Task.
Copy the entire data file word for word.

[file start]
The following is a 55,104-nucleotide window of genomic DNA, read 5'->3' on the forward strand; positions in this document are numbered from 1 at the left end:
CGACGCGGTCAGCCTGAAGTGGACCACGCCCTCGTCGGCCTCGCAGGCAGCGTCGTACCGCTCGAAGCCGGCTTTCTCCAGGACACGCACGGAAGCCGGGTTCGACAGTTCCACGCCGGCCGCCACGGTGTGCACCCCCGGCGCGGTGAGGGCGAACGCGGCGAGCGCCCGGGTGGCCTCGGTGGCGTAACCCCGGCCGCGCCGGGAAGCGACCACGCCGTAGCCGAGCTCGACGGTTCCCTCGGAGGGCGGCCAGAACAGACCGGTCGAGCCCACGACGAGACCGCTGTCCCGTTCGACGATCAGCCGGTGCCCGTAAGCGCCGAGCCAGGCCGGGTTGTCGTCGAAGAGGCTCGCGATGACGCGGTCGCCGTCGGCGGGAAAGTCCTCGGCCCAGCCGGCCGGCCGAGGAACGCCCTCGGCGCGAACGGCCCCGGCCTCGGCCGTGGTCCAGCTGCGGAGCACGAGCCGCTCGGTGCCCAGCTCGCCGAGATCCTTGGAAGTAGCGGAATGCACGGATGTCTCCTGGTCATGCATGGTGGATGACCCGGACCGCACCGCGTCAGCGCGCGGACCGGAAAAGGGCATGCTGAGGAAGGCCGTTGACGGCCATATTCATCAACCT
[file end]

The following is a 55,104-nucleotide window of genomic DNA, read 5'->3' on the forward strand; positions in this document are numbered from 1 at the left end:
CGACGCGGTCAGCCTGAAGTGGACCACGCCCTCGTCGGCCTCGCAGGCAGCGTCGTACCGCTCGAAGCCGGCTTTCTCCAGGACACGCACGGAAGCCGGGTTCGACAGTTCCACGCCGGCCGCCACGGTGTGCACCCCCGGCGCGGTGAGGGCGAACGCGGCGAGCGCCCGGGTGGCCTCGGTGGCGTAACCCCGGCCGCGCCGGGAAGCGACCACGCCGTAGCCGAGCTCGACGGTTCCCTCGGAGGGCGGCCAGAACAGACCGGTCGAGCCCACGACGAGACCGCTGTCCCGTTCGACGATCAGCCGGTGCCCGTAAGCGCCGAGCCAGGCCGGGTTGTCGTCGAAGAGGCTCGCGATGACGCGGTCGCCGTCGGCGGGAAAGTCCTCGGCCCAGCCGGCCGGCCGAGGAACGCCCTCGGCGCGAACGGCCCCGGCCTCGGCCGTGGTCCAGCTGCGGAGCACGAGCCGCTCGGTGCCCAGCTCGCCGAGATCCTTGGAAGTAGCGGAATGCACGGATGTCTCCTGGTCATGCATGGTGGATGACCCGGACCGCACCGCGTCAGCGCGCGGACCGGAAAAGGGCATGCTGAGGAAGGCCGTTGACGGCCATATTCATCAACCT